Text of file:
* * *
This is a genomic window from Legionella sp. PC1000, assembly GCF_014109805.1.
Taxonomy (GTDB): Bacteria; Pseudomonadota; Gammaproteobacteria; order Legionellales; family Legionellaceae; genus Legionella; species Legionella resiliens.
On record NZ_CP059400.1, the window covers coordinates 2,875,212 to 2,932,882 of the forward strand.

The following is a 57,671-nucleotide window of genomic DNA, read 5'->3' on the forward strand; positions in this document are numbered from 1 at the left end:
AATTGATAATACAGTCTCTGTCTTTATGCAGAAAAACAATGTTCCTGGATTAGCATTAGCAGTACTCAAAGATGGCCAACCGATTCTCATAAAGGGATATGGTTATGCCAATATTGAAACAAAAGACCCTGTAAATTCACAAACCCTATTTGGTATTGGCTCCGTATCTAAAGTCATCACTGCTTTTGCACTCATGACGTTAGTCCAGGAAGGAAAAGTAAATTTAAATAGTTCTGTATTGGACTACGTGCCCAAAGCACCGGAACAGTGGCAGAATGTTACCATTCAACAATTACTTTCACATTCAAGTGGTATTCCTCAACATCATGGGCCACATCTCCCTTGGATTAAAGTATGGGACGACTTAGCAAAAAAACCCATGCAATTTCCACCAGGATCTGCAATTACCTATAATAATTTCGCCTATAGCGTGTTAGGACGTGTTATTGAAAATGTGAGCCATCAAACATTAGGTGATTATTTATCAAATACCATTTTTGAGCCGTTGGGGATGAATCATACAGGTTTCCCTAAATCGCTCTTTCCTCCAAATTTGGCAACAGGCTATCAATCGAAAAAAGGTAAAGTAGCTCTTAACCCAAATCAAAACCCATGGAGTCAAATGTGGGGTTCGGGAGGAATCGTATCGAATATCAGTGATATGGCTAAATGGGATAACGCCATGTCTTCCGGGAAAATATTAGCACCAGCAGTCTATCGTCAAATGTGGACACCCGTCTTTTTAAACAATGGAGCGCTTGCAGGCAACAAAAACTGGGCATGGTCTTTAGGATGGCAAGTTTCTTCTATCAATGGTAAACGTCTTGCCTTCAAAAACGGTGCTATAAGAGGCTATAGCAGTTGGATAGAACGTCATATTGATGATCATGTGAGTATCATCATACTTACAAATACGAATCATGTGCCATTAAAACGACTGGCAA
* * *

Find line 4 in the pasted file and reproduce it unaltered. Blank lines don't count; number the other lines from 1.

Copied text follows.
The following is a 57,671-nucleotide window of genomic DNA, read 5'->3' on the forward strand; positions in this document are numbered from 1 at the left end: